A suburb of eastern cities with private buildings, craft workshops and others. In Muslim Spain, a district of the city where no military crew was stationed. Rabad first developed in the cities of Central Asia, in the twelfth century AD., however, the term mostly refers to a suburb of the city in the Arab countries of North Africa. There ‘rabad’ is mostly regarded as the periphery “and ‘non-elite’ quarters or neighborhoods” (Ennahid, UCLA Global 2008) as it has always been situated further away from the urban center than the so-called ‘elite’ quarters, clustered around it.
Therefore, the contemporary ‘rabad’ “designates a residential neighborhood located at the periphery of cities, [reserved for crafts], and occupied by the marginalized [or poorest citizens]” (Ennahid, UCLA Global 2008).
Featured image: A bird’s eye view of Fez. Urban areas with trade craft suburbs, situated further away from the city center (usually a medina quarter) are referred to as ‘rabad’. Copyright©Archaeotravel.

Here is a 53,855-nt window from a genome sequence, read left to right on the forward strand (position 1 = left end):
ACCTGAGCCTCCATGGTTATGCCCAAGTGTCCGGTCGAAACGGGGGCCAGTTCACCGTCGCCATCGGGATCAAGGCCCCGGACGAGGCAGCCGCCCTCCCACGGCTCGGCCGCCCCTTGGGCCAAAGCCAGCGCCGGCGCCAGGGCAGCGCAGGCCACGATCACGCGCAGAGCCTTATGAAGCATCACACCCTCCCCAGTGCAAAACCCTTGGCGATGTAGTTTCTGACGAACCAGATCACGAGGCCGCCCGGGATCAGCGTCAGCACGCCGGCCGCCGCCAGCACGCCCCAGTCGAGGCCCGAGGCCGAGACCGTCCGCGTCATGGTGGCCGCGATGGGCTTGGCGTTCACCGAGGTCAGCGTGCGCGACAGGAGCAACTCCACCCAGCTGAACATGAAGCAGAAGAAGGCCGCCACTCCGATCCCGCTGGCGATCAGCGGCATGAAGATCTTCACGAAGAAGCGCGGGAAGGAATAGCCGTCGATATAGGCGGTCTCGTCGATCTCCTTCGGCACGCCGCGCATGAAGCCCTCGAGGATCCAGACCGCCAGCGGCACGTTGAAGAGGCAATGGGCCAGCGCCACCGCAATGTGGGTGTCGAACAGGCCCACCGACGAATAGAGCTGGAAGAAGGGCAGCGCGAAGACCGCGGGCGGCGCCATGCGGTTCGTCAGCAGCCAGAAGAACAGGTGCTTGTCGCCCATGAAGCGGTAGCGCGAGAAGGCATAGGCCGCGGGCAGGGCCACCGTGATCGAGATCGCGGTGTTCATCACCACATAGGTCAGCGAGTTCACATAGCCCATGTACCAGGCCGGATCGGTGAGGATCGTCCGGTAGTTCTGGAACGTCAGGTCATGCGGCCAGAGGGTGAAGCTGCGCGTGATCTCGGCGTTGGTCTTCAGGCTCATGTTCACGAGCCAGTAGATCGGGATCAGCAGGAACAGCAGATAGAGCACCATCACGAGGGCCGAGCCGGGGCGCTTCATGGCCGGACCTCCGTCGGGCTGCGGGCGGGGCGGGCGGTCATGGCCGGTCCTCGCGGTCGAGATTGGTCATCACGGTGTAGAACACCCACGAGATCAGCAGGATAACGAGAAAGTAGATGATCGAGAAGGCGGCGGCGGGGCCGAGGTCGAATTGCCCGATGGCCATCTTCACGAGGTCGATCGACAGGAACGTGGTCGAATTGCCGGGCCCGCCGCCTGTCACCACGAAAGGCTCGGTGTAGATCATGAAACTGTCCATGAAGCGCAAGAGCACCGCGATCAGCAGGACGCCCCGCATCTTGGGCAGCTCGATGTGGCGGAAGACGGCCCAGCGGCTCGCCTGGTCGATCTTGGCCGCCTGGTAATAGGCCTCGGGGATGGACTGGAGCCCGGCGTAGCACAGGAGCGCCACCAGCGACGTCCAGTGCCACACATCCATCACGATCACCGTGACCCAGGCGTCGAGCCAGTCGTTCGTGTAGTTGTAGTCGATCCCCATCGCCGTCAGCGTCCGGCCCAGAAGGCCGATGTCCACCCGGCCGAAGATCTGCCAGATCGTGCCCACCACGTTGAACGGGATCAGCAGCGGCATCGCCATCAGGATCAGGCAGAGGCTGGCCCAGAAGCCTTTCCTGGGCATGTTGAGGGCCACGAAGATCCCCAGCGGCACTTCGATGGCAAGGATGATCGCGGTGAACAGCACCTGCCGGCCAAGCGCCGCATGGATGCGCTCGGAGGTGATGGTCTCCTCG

Ennahid S., UCLA Global (2008). “From Rabad to Habitat Social: An Urban-Cultural History of the Suburbs of Fez”. Abstract of paper to be presented by Said Ennahid, Al-Akhawayn University at the conference: “Fez, Morocco, Crossroads of Knowledge and Power: Celebrating 1,200 Years of Urban Life” In: UCLA Global. International Institute. Available at <https://bit.ly/3dDycPk>. [Accessed 23rd February, 2021].
PWN (1997-2021). Słownik terminologiczny sztuk pięknych, p. 341. Kubalska-Sulkiewicz K., Bielska-Łach M., Manteuffel-Szarota A. eds. Wydanie piąte. Warszawa: Wydawnictwo Naukowe PWN
PWN (2007). “Rabad”. In: Encyclopedia PWN: Literatura i sztuka. Available at <https://bit.ly/37FRHTT>. [Accessed 23rd February, 2021].